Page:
HomeVR-AR-MR-XRHow to enable display of FPS and frame time in VR games

How to enable display of FPS and frame time in VR games

4 ways to enable FPS and frame rendering time display in VR games. How FPS varies with frame time and why it’s important to know.

Performance in VR games is very important for comfortable gameplay. Much more important than in regular games. To understand exactly what your PC is capable of in a particular game and what graphics settings you should set, you need to have information about FPS (frames per second) in real time. To do this, you need to enable FPS display in the VR game. There are 4 ways to do this.

The most convenient way to display FPS: fpsVR app

To monitor the performance of any VR games launched via SteamVR, there is an indispensable fpsVR application. It is not free (about $3), but it is extremely convenient and has a lot of useful functions, in addition to the most important one – FPS display.

When using this application, a window will appear at the bottom of the left controller with information about processor load, video card load, FPS and much more. The entire functionality of the application is not so important now and we will describe it in detail in a separate article. The only downside to this fpsVR app is that it doesn’t work with games running directly through the Oculus game library.

fpsVR ingame HUD
fpsVR ingame HUD

A way to control FPS in VR games from the Oculus store

All VR headsets from Oculus and Meta have their own solution for displaying FPS in games. You can activate the performance window through the Oculus Debug Tool application, which is located in the Oculus software folder. By default, this application can be found in the C:\Program Files\Oculus\Support\oculus-diagnostics directory.

Once the Oculus Debug Tool is running, you need to find the Visible HUD setting and enable the Performance option. After this, a window will appear in the game with data on FPS (on the left) and performance headroom (on the right) in real time.

FPS HUD in OculusDebugTool
FPS HUD in OculusDebugTool

Displaying performance in a Virtual Desktop app

If you run VR games through an application for streaming from a PC to a headset – Virtual Desktop, then it has its own overlay with FPS, frame rendering time and a bunch of other very important information.

To enable it, you need to go to Settings, select the Streaming tab and activate the Show performance overlay function. Also, you can turn on or turn off the FPS window in the game itself at any time by pressing both joysticks on the controllers at the same time.

Virtual Desktop Performance Overlay
Virtual Desktop Performance Overlay

How to display performance in SteamVR games

Another way to enable FPS display in VR games but for SteamVR is the built-in function – Performance Graph. To enable it in VR, you need to go to the SteamVR settings (with the headset on), enable the display of Advanced settings, select the Developer tab and activate the display of the performance graph.

It’s worth clarifying that the SteamVR Performance Graph does not show the FPS itself, but displays the drawing time of each frame in milliseconds. If the draw time is below the required limit, then the game runs at the specified frequency. If the rendering time exceeds the required level, then the FPS will be lower than the specified one. In the screenshot below, the frequency in the game is set to 72 Hz and Steam calculates the drawing time needed for this.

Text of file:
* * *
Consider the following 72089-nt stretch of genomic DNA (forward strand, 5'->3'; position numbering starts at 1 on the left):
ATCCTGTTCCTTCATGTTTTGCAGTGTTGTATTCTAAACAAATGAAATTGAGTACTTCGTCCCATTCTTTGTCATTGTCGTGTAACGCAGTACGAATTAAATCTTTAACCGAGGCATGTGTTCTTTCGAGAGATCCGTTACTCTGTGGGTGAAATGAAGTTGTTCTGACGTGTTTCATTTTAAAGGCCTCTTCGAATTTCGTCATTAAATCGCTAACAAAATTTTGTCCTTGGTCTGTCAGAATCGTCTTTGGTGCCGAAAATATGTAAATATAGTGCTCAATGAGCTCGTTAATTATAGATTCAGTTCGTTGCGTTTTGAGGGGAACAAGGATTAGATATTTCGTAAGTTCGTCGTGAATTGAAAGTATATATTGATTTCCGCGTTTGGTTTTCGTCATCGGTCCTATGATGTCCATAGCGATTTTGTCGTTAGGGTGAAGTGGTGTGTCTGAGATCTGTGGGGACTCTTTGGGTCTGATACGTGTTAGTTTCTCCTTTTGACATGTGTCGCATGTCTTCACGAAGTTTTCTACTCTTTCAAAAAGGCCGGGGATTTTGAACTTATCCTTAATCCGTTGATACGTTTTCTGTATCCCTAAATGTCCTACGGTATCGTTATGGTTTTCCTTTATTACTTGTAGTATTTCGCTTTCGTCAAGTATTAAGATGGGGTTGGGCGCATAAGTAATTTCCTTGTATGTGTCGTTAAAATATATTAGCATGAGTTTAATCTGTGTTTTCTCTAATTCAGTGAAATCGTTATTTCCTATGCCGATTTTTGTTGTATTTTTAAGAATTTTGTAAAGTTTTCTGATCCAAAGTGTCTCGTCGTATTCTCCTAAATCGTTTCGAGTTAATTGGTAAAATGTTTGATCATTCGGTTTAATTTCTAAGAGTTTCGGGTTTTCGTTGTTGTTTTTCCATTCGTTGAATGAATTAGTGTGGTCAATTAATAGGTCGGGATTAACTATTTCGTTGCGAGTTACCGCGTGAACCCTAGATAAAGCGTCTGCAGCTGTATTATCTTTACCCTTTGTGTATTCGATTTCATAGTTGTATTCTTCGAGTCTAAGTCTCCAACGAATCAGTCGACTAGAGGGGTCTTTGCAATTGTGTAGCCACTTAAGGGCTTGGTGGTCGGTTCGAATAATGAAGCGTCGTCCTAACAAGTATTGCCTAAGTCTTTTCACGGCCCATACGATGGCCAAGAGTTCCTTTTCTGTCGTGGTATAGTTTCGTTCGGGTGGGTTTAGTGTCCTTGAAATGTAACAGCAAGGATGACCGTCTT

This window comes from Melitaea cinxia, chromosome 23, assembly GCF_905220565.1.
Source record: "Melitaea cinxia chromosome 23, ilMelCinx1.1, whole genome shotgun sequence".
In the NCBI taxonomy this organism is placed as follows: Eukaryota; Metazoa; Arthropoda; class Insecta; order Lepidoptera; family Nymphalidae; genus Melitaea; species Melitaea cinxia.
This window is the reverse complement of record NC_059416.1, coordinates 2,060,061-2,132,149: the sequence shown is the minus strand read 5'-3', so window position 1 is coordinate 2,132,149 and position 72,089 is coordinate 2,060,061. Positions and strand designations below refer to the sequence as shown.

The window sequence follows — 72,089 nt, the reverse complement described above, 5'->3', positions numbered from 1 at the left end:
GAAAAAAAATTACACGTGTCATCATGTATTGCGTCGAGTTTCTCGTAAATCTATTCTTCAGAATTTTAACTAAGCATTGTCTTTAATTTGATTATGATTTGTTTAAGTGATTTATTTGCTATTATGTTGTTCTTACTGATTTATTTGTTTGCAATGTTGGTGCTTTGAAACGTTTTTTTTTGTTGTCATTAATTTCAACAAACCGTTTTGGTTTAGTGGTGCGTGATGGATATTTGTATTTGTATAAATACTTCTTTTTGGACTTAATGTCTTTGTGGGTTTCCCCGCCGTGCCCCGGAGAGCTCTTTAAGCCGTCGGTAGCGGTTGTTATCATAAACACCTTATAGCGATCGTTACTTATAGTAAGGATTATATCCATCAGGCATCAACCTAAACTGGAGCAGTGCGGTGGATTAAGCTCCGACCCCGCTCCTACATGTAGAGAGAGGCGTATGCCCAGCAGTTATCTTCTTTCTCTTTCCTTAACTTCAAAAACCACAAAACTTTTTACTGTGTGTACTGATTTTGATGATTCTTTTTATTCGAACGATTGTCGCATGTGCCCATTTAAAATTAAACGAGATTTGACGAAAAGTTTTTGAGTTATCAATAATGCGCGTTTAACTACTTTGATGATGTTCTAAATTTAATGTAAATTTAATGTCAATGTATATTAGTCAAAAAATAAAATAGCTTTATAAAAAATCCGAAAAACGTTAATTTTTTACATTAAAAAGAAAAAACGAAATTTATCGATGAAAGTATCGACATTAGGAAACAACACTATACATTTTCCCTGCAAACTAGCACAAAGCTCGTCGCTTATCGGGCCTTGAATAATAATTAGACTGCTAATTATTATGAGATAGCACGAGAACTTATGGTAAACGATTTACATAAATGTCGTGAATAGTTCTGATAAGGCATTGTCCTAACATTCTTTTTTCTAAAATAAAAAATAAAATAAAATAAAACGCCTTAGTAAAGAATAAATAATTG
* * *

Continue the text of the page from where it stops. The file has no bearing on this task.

How frame rendering time affects the final FPS

Almost all options for displaying FPS in VR games also show the frame rendering time. But why is this needed and how can it be useful? In fact, this indicator gives more information to the user than just data on the number of frames per second.

When playing in Virtual Reality, the user always sets the required FPS limit to which the processor and video card should strive. Drawing time gives an understanding of whether the required FPS is achieved and, in addition, how many resources remain in stock.

The logic of this is quite simple. If the game needs to run at 72 frames per second, then each frame should be rendered no longer than 13.9 milliseconds (1000/72). For example, with a frame rendering time of 4.8 ms, we can conclude that more than half of the computing power remains in stock. Conversely, if rendering takes 18 ms, then we need to reduce the load on the system by about 30%. For a game at 60 FPS, the frame time should be no more than 16.7 ms, for 90 FPS – 11.2 ms, etc.

Why you need to know your FPS and frame time in VR games

VR games are very demanding on PC resources. More demanding than regular games. But at the same time, if 60 FPS is quite enough for comfortable playing most regular games on a monitor, then for VR games the same 60 FPS is the required minimum.

When playing below 60 frames per second in virtual reality (and for some people even below 72), the player begins to feel motion sick, and the gameplay itself turns into an unplayable slideshow. For this reason, it is necessary to monitor performance and make changes to settings to maintain a comfortable FPS.

Also, if you monitor not only real-time FPS, but also the time it takes to render each frame, you’ll have all the information you need to fine-tune your VR games for maximum performance.

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